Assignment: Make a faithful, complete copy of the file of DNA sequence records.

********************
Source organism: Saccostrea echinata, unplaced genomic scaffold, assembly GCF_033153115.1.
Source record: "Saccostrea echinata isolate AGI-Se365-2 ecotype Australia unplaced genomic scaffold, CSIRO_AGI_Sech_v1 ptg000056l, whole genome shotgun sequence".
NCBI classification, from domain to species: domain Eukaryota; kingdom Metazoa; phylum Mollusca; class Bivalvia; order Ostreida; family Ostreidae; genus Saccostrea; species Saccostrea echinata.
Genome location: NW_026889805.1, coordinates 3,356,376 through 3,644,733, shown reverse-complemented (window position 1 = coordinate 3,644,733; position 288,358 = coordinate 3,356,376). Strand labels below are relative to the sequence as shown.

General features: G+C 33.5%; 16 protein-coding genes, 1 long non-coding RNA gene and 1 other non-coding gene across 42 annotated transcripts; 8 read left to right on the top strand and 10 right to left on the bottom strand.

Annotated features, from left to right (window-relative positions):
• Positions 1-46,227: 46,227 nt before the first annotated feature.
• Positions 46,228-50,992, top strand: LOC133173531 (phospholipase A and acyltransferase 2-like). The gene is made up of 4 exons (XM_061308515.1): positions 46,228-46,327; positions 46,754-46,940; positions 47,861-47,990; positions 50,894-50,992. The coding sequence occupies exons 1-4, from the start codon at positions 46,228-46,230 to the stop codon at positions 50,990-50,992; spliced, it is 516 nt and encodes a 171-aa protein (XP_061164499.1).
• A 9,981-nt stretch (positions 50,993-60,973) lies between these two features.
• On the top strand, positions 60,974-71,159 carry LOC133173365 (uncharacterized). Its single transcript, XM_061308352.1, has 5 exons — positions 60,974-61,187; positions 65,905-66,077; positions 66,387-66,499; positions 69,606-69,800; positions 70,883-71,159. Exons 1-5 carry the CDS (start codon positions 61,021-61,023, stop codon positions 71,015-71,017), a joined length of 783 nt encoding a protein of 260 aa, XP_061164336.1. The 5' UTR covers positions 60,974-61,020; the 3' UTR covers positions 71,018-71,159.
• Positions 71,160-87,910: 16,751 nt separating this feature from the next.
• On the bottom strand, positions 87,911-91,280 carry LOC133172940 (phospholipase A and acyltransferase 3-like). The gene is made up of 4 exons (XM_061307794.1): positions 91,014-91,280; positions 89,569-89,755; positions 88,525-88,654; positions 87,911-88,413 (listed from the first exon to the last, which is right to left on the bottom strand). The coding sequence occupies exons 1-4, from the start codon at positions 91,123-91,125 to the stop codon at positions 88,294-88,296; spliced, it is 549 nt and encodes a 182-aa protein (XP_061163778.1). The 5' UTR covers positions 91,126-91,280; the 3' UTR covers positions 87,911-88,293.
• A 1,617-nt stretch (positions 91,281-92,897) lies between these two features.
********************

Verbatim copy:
Source organism: Saccostrea echinata, unplaced genomic scaffold, assembly GCF_033153115.1.
Source record: "Saccostrea echinata isolate AGI-Se365-2 ecotype Australia unplaced genomic scaffold, CSIRO_AGI_Sech_v1 ptg000056l, whole genome shotgun sequence".
NCBI classification, from domain to species: domain Eukaryota; kingdom Metazoa; phylum Mollusca; class Bivalvia; order Ostreida; family Ostreidae; genus Saccostrea; species Saccostrea echinata.
Genome location: NW_026889805.1, coordinates 3,356,376 through 3,644,733, shown reverse-complemented (window position 1 = coordinate 3,644,733; position 288,358 = coordinate 3,356,376). Strand labels below are relative to the sequence as shown.

General features: G+C 33.5%; 16 protein-coding genes, 1 long non-coding RNA gene and 1 other non-coding gene across 42 annotated transcripts; 8 read left to right on the top strand and 10 right to left on the bottom strand.

Annotated features, from left to right (window-relative positions):
• Positions 1-46,227: 46,227 nt before the first annotated feature.
• Positions 46,228-50,992, top strand: LOC133173531 (phospholipase A and acyltransferase 2-like). The gene is made up of 4 exons (XM_061308515.1): positions 46,228-46,327; positions 46,754-46,940; positions 47,861-47,990; positions 50,894-50,992. The coding sequence occupies exons 1-4, from the start codon at positions 46,228-46,230 to the stop codon at positions 50,990-50,992; spliced, it is 516 nt and encodes a 171-aa protein (XP_061164499.1).
• A 9,981-nt stretch (positions 50,993-60,973) lies between these two features.
• On the top strand, positions 60,974-71,159 carry LOC133173365 (uncharacterized). Its single transcript, XM_061308352.1, has 5 exons — positions 60,974-61,187; positions 65,905-66,077; positions 66,387-66,499; positions 69,606-69,800; positions 70,883-71,159. Exons 1-5 carry the CDS (start codon positions 61,021-61,023, stop codon positions 71,015-71,017), a joined length of 783 nt encoding a protein of 260 aa, XP_061164336.1. The 5' UTR covers positions 60,974-61,020; the 3' UTR covers positions 71,018-71,159.
• Positions 71,160-87,910: 16,751 nt separating this feature from the next.
• On the bottom strand, positions 87,911-91,280 carry LOC133172940 (phospholipase A and acyltransferase 3-like). The gene is made up of 4 exons (XM_061307794.1): positions 91,014-91,280; positions 89,569-89,755; positions 88,525-88,654; positions 87,911-88,413 (listed from the first exon to the last, which is right to left on the bottom strand). The coding sequence occupies exons 1-4, from the start codon at positions 91,123-91,125 to the stop codon at positions 88,294-88,296; spliced, it is 549 nt and encodes a 182-aa protein (XP_061163778.1). The 5' UTR covers positions 91,126-91,280; the 3' UTR covers positions 87,911-88,293.
• A 1,617-nt stretch (positions 91,281-92,897) lies between these two features.